DAMSELS-2_9816This time of year is perfect for seeing dragons (it’s National Dragonfly Week)… but don’t forget the damsels. In July they’re looking for love but their dating techniques are a bit ‘old school’…even for my tastes.

They may look dainty, flitting around pond margins. But watch more closely and it looks more like mass domestic abuse is happening on a sunny day in high summer.

The males will bash into happy couples mid flight, beating the rival males up, to get to a mate, pulling or biting to split pairs up. Others pounce on unsuspecting damsels sunning themselves on marginal grasses. They’ll even rape them as they lay their eggs, such are the lusts of the guys.

The females dart around to try to avoid becoming sport between two males, they can be half drowned by forceful males determined to mate. So they fight back, sometimes killing their attackers, even eating them, so a male had better be sure she’s in the mood. The thrill of the chase means that the strongest males get the girls. But to be sure they live to tell the tale, they ‘grab’ a girl (big fat gypsy style). They’ll hold her by the throat with special spiky plates on their tail, while they mate. The pair stay stuck together in tandem for a while and can often be seen flying across ponds still joined together. The male wants to hold onto her long enough to get the eggs he’s fertilised laid before an usurper turns up.

Dragonfly-like insects have been around for millions of years, they’re dinosaurs in our midst, so it must work for them. And after a brutal courtship, when they finally get it together, they form a heart shape. Who said romance is dead?

National Dragonfly Week June 11th-19th | british-dragonflies.org.uk


meat-free-salad2sI admit, I just couldn’t be a vegetarian, at least not for long. One sniff of bacon and I’d feel I was missing out. But a colleague told me about Meat Free Mondays – sounds do-able.

It seems that the latest evidence is that eating less meat is not just good for us but good for the planet too. I’m not about to ditch the fillet steaks just yet, but I’ve decided to try Meat Free Mondays and because it’s easier to stick to, hopefully it will be a long term plan. But if you can only cope with one veggie day a year – today’s National Meat Free Day.

Eating less red and processed meat can:
help you lose weight. Plant based diets tend to be less energy dense and can make you feel fuller.
lower your cholesterol. Meat and dairy make up nearly half our weekly saturated fat intake.
reduce your risk of getting bowel cancer.

Less meat, more forest.
The thing that swung it for me was that our hunger for cheap meat is the main cause of rainforest destruction.
I’ve seen first hand the destruction caused by a mono-culture of palm and sugar in the Dominican Republic and was horrified, but whilst palm oil accounts for 26 million acres of forest destruction, 136 million acres are lost to make way for cattle.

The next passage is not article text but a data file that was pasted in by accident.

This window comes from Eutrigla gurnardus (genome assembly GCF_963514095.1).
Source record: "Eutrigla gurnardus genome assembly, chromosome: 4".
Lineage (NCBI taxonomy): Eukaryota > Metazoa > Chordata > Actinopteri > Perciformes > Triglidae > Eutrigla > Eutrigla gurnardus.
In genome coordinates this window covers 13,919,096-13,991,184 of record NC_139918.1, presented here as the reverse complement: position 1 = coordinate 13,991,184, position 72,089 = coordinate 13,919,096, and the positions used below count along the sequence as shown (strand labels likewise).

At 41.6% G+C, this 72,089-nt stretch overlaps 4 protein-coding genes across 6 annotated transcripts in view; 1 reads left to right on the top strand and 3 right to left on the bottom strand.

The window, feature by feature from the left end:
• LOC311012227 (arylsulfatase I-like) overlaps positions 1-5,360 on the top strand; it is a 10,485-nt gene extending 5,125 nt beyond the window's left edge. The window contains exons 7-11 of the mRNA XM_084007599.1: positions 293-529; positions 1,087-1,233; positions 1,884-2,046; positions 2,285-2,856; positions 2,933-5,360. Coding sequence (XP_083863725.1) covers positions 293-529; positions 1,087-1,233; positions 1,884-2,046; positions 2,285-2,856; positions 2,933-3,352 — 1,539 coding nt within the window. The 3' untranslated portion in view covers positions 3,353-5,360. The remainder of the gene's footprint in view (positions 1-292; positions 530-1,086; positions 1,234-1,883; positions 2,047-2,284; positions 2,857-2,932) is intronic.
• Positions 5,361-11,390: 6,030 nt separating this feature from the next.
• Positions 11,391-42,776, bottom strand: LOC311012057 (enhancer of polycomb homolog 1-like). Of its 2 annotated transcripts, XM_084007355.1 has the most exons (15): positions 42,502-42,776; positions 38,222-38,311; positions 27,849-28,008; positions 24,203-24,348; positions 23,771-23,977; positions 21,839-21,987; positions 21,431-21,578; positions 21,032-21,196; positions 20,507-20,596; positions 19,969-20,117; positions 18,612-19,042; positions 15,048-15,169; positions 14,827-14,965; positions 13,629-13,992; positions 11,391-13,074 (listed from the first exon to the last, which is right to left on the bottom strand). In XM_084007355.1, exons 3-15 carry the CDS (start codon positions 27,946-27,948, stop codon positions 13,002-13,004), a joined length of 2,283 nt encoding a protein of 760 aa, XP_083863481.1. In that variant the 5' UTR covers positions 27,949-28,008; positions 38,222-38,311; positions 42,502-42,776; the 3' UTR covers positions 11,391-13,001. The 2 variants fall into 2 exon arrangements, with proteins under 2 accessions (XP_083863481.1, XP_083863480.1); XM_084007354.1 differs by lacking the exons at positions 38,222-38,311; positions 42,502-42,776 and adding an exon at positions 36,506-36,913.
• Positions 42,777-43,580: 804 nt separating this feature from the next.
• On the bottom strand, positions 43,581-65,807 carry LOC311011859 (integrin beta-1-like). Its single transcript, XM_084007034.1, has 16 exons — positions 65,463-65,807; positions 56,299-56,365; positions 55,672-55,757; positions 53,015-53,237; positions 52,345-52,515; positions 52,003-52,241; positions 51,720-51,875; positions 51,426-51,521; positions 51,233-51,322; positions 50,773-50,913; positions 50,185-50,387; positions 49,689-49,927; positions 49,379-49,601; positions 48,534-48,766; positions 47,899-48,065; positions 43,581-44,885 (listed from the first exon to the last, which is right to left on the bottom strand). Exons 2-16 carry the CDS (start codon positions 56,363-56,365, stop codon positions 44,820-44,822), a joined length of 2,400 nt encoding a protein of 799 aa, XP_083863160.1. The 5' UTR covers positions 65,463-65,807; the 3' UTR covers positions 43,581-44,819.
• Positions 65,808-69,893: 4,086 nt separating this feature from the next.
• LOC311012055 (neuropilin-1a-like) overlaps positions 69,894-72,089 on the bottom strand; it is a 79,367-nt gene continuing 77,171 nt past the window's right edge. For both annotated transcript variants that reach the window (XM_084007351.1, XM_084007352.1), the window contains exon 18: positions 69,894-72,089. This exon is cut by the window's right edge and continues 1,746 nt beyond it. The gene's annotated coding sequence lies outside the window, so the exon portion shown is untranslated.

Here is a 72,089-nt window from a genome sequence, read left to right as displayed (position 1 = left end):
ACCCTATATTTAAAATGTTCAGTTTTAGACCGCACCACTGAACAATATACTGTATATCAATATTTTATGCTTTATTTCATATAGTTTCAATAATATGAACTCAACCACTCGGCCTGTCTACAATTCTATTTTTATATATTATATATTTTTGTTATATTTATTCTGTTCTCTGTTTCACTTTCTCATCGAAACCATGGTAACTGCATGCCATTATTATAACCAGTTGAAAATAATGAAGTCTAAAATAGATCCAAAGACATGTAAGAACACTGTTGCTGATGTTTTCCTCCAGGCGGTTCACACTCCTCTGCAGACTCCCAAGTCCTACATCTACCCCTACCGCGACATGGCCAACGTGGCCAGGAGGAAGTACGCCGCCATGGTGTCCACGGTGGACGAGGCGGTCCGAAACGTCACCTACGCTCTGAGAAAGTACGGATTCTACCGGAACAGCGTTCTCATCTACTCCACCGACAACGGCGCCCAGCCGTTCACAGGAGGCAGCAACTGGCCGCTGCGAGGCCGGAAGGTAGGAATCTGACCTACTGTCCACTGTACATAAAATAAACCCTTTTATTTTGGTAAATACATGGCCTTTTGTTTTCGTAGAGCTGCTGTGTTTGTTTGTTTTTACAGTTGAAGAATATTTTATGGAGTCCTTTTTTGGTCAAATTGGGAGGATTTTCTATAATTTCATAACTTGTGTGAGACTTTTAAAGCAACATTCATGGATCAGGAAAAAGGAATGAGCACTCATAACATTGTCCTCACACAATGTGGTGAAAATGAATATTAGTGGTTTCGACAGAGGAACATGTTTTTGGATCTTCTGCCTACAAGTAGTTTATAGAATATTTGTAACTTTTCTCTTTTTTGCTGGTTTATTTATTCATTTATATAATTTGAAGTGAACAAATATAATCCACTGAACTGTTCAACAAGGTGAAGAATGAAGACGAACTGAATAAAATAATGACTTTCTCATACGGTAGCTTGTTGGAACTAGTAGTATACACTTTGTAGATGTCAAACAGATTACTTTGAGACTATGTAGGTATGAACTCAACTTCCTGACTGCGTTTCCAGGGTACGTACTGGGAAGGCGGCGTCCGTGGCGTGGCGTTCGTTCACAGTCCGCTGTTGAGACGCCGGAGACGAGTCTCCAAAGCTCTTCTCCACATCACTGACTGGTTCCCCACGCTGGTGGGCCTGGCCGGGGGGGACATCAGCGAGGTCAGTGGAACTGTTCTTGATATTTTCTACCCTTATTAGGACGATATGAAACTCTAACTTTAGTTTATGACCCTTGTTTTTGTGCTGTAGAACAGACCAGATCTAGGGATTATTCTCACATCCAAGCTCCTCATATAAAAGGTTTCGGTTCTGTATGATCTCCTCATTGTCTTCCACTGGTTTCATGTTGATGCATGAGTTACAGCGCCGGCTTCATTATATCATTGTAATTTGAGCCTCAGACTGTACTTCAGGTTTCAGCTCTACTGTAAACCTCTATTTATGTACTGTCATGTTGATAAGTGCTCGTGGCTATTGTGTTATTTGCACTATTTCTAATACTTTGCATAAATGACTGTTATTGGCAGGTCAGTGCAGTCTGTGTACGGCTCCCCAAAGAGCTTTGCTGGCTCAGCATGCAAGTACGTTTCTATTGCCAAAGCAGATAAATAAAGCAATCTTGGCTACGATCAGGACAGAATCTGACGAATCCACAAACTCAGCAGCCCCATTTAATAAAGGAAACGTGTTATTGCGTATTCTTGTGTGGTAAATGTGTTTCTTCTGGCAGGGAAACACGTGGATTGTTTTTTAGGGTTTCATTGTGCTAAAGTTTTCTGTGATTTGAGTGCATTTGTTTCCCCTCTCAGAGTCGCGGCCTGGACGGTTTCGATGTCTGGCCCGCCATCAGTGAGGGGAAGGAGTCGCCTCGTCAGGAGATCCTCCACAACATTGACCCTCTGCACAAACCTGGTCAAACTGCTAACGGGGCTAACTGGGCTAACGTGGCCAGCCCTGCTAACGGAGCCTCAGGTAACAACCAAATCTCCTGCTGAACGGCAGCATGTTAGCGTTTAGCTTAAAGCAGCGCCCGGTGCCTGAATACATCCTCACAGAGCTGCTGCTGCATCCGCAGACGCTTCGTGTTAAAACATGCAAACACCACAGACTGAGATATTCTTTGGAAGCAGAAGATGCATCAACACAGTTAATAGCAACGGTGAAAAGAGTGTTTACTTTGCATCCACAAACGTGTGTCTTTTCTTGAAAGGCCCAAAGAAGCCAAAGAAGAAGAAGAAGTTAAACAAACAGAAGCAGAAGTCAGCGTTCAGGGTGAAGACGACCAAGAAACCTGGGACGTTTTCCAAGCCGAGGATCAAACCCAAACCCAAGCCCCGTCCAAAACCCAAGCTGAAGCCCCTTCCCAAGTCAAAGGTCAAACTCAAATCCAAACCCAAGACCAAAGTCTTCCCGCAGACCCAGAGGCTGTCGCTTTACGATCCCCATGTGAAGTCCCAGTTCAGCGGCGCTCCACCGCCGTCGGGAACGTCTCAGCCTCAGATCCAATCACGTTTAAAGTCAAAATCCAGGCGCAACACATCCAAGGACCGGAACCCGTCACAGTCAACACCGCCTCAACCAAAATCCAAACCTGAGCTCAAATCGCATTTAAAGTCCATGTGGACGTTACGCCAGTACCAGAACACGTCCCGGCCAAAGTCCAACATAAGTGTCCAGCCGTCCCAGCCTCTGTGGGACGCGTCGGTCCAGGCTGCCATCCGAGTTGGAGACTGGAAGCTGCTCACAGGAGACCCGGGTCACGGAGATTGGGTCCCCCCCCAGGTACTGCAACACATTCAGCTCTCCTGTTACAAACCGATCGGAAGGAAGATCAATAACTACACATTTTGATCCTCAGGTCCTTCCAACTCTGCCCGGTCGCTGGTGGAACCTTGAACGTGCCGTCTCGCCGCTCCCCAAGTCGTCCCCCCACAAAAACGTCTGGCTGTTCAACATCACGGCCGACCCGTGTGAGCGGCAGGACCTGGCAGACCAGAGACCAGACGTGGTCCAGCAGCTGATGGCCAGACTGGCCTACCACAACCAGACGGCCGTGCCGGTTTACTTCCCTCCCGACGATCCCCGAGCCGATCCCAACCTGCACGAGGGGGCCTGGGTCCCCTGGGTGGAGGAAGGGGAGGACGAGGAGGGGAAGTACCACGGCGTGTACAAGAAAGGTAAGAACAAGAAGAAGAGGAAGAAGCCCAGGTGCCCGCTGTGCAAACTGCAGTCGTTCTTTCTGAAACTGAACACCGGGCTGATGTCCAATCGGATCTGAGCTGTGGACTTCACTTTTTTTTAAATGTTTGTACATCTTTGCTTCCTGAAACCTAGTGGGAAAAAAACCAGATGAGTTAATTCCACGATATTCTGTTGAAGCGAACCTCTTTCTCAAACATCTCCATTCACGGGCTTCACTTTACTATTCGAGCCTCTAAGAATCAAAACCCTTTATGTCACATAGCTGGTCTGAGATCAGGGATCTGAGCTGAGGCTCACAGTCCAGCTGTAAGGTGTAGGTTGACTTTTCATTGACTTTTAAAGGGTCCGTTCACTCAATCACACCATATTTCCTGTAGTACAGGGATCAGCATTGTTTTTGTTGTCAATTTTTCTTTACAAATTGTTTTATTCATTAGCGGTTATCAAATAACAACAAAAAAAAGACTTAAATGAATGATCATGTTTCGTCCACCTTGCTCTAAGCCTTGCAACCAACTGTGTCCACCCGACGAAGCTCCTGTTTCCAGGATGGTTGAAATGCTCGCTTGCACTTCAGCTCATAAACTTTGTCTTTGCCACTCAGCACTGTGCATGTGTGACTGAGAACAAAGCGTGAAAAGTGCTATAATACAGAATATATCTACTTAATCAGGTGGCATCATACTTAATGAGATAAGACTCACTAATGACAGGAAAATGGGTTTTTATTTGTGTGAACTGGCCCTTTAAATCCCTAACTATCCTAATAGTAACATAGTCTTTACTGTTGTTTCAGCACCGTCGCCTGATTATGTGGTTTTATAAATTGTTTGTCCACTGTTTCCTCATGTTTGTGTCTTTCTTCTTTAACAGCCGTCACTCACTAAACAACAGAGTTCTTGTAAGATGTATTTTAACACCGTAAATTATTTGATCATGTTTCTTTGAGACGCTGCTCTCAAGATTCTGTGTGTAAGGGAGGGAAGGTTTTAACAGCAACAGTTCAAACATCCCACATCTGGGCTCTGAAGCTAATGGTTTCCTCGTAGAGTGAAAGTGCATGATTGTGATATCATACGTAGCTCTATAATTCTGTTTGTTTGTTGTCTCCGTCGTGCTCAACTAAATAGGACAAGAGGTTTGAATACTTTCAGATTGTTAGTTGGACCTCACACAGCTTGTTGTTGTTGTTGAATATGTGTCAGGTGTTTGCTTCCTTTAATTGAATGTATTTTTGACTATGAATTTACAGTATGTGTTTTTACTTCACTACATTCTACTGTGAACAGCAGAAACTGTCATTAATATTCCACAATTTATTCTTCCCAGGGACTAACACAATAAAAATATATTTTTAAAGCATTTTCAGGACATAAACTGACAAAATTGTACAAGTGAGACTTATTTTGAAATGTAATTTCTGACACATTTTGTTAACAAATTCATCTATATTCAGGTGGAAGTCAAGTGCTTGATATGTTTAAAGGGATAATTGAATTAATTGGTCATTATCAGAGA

• 1-2 acres of rain forest are cleared every day to make way for animal agriculture.
  • 91% of the Amazon Rainforest destruction is down to beef farming.
  • 20% of the Amazon Rainforest has gone in the last 40 years.
  • Forest clearance is the No.1 cause of species extinction, often before they’re discovered.
  • 18% of the world’s greenhouse gases are caused by livestock – more than by cars.
  • Over 90% of Madagascar’s original forests have been felled due to slash and burn clearance for grazing.
  • Costa Rica has lost almost all of its forest in the last 20 years to ranching.

Forests play a vital role in cleaning our air and stabalising our climate. They store huge amounts of carbon that would otherwise contribute to climate change. Our forests are being burnt off the map by slash and burn clearance. Unfortunately without the trees to secure the ground, all too often the soil erodes and quickly turns into a lifeless desert.

And most of us are eating meat twice a day without even thinking about it. But we can make a difference – simply by eating less meat and eating more plants.

But meat is tasty…
Ok, I’m only resisting for one day of the week. But I’m going to make an effort to be more aware of what I’m buying. Source sustainable fish (avoiding John West’s tuna), shop with the local butcher and buy organic when I can (I don’t like the idea of all the antibiotics). And I’m going to try to jazz up simple food. I’m starting my week with a quinoa, edamame bean, carrot, beetroot and feta salad with some wild garlic pesto pasta (easy recipe here), followed up with a grapefruit, orange and pomegranate fruit cocktail.





me-hawthorn-7We’ve been teased with glimpses of Summer and the suncream has been out for the first time. But then last week saw a return of the cold weather and bucket-loads of rain. It was wet pretty much every day here in the Midlands and coats went back on, reminding me of the proverb:

“Ne’er cast a clout till May be out“

Simply put it means don’t cast off your winter clothes until May is out.